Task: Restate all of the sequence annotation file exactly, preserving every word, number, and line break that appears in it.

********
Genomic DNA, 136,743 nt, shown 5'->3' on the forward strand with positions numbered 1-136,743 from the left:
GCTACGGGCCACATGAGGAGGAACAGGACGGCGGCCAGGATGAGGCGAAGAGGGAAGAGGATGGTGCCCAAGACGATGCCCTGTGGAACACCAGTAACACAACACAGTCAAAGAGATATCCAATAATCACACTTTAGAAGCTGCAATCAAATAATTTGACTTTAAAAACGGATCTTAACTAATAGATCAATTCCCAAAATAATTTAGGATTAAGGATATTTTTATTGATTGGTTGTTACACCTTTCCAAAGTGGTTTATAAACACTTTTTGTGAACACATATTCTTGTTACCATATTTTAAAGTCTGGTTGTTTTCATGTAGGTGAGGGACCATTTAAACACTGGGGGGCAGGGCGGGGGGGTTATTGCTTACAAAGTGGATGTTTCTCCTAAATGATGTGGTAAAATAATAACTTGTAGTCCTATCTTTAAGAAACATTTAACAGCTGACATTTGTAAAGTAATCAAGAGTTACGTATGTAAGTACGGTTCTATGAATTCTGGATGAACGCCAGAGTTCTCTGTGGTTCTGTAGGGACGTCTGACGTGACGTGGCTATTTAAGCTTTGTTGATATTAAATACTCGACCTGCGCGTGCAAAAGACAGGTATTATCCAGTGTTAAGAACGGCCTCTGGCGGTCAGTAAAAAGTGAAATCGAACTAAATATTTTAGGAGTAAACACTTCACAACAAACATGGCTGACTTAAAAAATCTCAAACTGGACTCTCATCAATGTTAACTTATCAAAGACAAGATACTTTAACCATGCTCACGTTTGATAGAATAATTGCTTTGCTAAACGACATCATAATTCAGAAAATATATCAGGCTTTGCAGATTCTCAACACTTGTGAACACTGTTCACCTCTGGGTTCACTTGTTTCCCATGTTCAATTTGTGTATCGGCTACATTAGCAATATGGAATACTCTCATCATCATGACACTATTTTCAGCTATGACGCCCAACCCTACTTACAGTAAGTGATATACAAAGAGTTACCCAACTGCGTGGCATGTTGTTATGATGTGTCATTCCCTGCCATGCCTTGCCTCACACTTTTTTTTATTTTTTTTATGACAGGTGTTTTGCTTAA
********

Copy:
Genomic DNA, 136,743 nt, shown 5'->3' on the forward strand with positions numbered 1-136,743 from the left:
GCTACGGGCCACATGAGGAGGAACAGGACGGCGGCCAGGATGAGGCGAAGAGGGAAGAGGATGGTGCCCAAGACGATGCCCTGTGGAACACCAGTAACACAACACAGTCAAAGAGATATCCAATAATCACACTTTAGAAGCTGCAATCAAATAATTTGACTTTAAAAACGGATCTTAACTAATAGATCAATTCCCAAAATAATTTAGGATTAAGGATATTTTTATTGATTGGTTGTTACACCTTTCCAAAGTGGTTTATAAACACTTTTTGTGAACACATATTCTTGTTACCATATTTTAAAGTCTGGTTGTTTTCATGTAGGTGAGGGACCATTTAAACACTGGGGGGCAGGGCGGGGGGGTTATTGCTTACAAAGTGGATGTTTCTCCTAAATGATGTGGTAAAATAATAACTTGTAGTCCTATCTTTAAGAAACATTTAACAGCTGACATTTGTAAAGTAATCAAGAGTTACGTATGTAAGTACGGTTCTATGAATTCTGGATGAACGCCAGAGTTCTCTGTGGTTCTGTAGGGACGTCTGACGTGACGTGGCTATTTAAGCTTTGTTGATATTAAATACTCGACCTGCGCGTGCAAAAGACAGGTATTATCCAGTGTTAAGAACGGCCTCTGGCGGTCAGTAAAAAGTGAAATCGAACTAAATATTTTAGGAGTAAACACTTCACAACAAACATGGCTGACTTAAAAAATCTCAAACTGGACTCTCATCAATGTTAACTTATCAAAGACAAGATACTTTAACCATGCTCACGTTTGATAGAATAATTGCTTTGCTAAACGACATCATAATTCAGAAAATATATCAGGCTTTGCAGATTCTCAACACTTGTGAACACTGTTCACCTCTGGGTTCACTTGTTTCCCATGTTCAATTTGTGTATCGGCTACATTAGCAATATGGAATACTCTCATCATCATGACACTATTTTCAGCTATGACGCCCAACCCTACTTACAGTAAGTGATATACAAAGAGTTACCCAACTGCGTGGCATGTTGTTATGATGTGTCATTCCCTGCCATGCCTTGCCTCACACTTTTTTTTATTTTTTTTATGACAGGTGTTTTGCTTAA